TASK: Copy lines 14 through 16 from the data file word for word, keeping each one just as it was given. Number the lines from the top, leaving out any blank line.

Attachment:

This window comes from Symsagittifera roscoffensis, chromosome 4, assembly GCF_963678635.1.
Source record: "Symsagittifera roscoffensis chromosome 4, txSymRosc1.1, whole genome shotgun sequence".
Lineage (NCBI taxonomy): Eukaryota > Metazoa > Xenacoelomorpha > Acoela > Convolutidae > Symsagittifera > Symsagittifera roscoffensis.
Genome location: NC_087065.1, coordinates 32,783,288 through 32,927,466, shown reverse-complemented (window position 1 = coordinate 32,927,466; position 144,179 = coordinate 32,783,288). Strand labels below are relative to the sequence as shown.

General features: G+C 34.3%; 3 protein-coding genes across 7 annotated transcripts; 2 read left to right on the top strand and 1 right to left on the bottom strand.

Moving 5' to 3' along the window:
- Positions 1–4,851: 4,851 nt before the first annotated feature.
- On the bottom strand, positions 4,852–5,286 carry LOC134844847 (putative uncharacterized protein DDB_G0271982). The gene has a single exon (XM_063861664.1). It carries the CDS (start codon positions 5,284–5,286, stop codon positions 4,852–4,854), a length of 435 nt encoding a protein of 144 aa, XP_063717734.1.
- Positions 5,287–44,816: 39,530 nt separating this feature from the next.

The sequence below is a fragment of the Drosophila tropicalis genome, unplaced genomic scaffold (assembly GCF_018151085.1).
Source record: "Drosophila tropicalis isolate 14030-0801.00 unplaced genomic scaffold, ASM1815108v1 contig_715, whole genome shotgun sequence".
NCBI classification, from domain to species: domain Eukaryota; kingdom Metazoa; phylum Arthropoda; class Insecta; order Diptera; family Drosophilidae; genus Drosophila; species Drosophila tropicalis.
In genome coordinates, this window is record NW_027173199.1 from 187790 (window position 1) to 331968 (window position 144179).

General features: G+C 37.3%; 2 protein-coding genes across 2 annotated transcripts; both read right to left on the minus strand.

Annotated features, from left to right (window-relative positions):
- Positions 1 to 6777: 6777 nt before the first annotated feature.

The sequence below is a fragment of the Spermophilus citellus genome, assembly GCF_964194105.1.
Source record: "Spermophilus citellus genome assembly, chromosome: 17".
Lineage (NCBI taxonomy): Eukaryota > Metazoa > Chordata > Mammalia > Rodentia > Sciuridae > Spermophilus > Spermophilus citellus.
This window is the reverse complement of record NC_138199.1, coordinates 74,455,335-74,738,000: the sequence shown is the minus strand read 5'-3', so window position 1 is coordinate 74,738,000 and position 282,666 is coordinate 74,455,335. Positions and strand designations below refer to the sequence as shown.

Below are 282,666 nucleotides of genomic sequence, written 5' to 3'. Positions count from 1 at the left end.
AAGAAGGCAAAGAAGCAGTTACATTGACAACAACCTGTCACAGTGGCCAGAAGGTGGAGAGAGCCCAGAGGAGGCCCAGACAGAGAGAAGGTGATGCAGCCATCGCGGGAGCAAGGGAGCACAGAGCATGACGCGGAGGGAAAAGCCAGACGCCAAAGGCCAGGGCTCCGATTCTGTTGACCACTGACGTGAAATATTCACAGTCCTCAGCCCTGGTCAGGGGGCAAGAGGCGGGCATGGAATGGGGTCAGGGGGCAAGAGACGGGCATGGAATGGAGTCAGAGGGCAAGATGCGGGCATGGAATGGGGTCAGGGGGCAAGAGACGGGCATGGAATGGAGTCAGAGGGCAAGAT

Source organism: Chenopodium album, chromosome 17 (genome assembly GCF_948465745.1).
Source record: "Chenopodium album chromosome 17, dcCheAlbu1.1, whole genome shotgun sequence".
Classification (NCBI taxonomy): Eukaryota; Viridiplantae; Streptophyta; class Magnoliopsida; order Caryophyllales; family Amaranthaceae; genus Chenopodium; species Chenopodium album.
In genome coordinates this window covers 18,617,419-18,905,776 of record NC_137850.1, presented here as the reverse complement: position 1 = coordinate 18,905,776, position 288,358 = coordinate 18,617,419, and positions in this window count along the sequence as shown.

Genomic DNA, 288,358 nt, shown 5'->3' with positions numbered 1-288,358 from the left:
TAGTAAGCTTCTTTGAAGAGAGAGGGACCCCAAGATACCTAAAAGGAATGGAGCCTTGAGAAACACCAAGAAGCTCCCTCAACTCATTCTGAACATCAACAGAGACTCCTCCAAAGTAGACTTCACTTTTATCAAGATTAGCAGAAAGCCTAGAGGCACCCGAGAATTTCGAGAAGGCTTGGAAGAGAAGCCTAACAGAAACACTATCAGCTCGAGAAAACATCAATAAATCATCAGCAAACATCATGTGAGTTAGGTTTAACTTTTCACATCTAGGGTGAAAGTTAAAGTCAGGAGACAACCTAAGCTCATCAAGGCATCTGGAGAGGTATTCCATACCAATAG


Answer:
General features: G+C 37.3%; 2 protein-coding genes across 2 annotated transcripts; both read right to left on the minus strand.

Annotated features, from left to right (window-relative positions):
- Positions 1 to 6777: 6777 nt before the first annotated feature.